Buds on deciduous trees are swelling, there’s an abundance of citrus and spring bulbs are standing tall ready to show their faces (or in many cases, they already have!) August is just so close to spring that you can practically smell it.
What to sow this month from seed: broad beans, carrots, broccoli, cauliflower, Chinese cabbages, onions, peas, rocket, lettuce, radishes, silverbeet, spinach
What to plant this month from seedlings: asparagus, onions, broccoli, cabbages, garlic, silverbeet, lettuce, Chinese cabbages, spinach, silverbeet
Prepare garden beds for spring planting
With the wet winter weather nearly behind us, we can asses the damage it has done to the soil. The pounding of the rain will have compacted it as well as people stepping on it when it’s wet.
Take time this month to prepare your vegetable beds and return them to their former glory by adding organic matter to the soil in the form of things such as compost, aged and well-rotted manure, chopped seaweed, leaf mould and lots of mulch to keep all those nutrients locked in there.
I like to collect as much as I can from my nearby beaches and forests in August, so I can lay it on thickly in all my empty spaces in the garden. By the time I plant spring seedlings (in October/November), it will be amazing soil.
Enjoy your citrus
Homegrown citrus is at its best right now. If you’re overloaded with fruit, there are an overload of recipes out there to make sure it’s all put to good use. Try middle eastern preserved lemons to add a citrus kick to roast chicken, salad dressing or pasta. Tui Garden Products has a great recipe on their website. You can find it here.
Plant salad greens in containers
Things can still take a little longer to grow as the sun doesn’t stay up as long as it will in spring and summer. Growing salad greens such as rocket in containers mean you can place them in the sunniest spots and move them around if need be. They grow quickly and offer a ‘cut and come again’ harvest so you can be eating fresh salad greens as you please.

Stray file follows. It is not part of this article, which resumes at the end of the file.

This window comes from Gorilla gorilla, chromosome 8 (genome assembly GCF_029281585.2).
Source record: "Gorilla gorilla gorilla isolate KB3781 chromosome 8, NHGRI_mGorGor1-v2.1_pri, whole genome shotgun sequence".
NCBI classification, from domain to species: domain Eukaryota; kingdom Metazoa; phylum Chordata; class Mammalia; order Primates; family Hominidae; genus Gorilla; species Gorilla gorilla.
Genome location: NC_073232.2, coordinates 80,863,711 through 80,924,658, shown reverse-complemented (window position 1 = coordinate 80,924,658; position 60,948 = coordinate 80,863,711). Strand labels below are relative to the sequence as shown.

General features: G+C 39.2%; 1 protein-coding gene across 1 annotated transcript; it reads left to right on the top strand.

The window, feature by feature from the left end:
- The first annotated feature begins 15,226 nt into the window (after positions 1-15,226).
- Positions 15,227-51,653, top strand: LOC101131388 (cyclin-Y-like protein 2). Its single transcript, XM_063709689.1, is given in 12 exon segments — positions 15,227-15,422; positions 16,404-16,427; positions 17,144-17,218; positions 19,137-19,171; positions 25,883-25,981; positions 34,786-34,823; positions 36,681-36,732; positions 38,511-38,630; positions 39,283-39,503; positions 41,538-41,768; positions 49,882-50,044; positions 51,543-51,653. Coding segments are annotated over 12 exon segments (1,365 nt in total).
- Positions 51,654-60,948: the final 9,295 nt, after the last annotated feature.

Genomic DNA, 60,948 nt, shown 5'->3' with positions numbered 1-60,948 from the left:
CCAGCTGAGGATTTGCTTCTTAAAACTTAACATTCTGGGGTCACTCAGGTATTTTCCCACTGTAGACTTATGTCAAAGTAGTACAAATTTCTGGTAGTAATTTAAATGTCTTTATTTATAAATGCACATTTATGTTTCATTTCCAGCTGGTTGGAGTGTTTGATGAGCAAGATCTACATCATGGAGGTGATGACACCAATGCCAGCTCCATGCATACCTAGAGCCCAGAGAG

Start a compost bin
If you haven’t got one already, setting up a compost bin will help you get rid of all the fallen leaves and plant debris as well as kitchen scraps, vacuum dust, pet hair, and newspaper. You don’t actually need a physical bin if you have room to make a compost heap do so, as the bins do fill up quickly.
A compost heap needs a mix of ‘brown layers’ and ‘green layers’. The brown provide the carbon and are things like twigs, dead leaves, straw, hay, cardboard, and newspaper. The green provide the nitrogen and are your fruit and vegetable scraps, grass clippings, eggshells etc.
You want to layer your compost like a lasagna. For each layer of brown, add a layer of green. Try to make sure no pieces are too big in your compost as they’ll take longer to break down. Then you wait as the worms do their thing and break it down for you. To speed things up, cover the compost to keep it warm (with a lid if it’s a bin or a burlap sack if it’s a heap) and turn it once a week.
Start seedlings inside
You can get well ahead in your spring planting by starting seedlings inside. Here’s some more info on starting seedlings inside.
Plant Fruit Trees
It’s still a good time to plant deciduous fruit trees right now but do so before they start to blossom. Garden centers should have them on special now which is an added bonus.
Treat Leaf curl
If your trees were affected by leaf curl, treat them now with an organic copper spray, do it before the buds on the trees burst. If you don’t, it’s most likely that your trees will get affected again by the fungal spores left over winter. If you had a thrip problem, use a horticultural oil* to smother over-wintering thrip eggs.
*If you are using a sulphur spray instead of copper to treat any tree diseases, do not use the horticultural oil.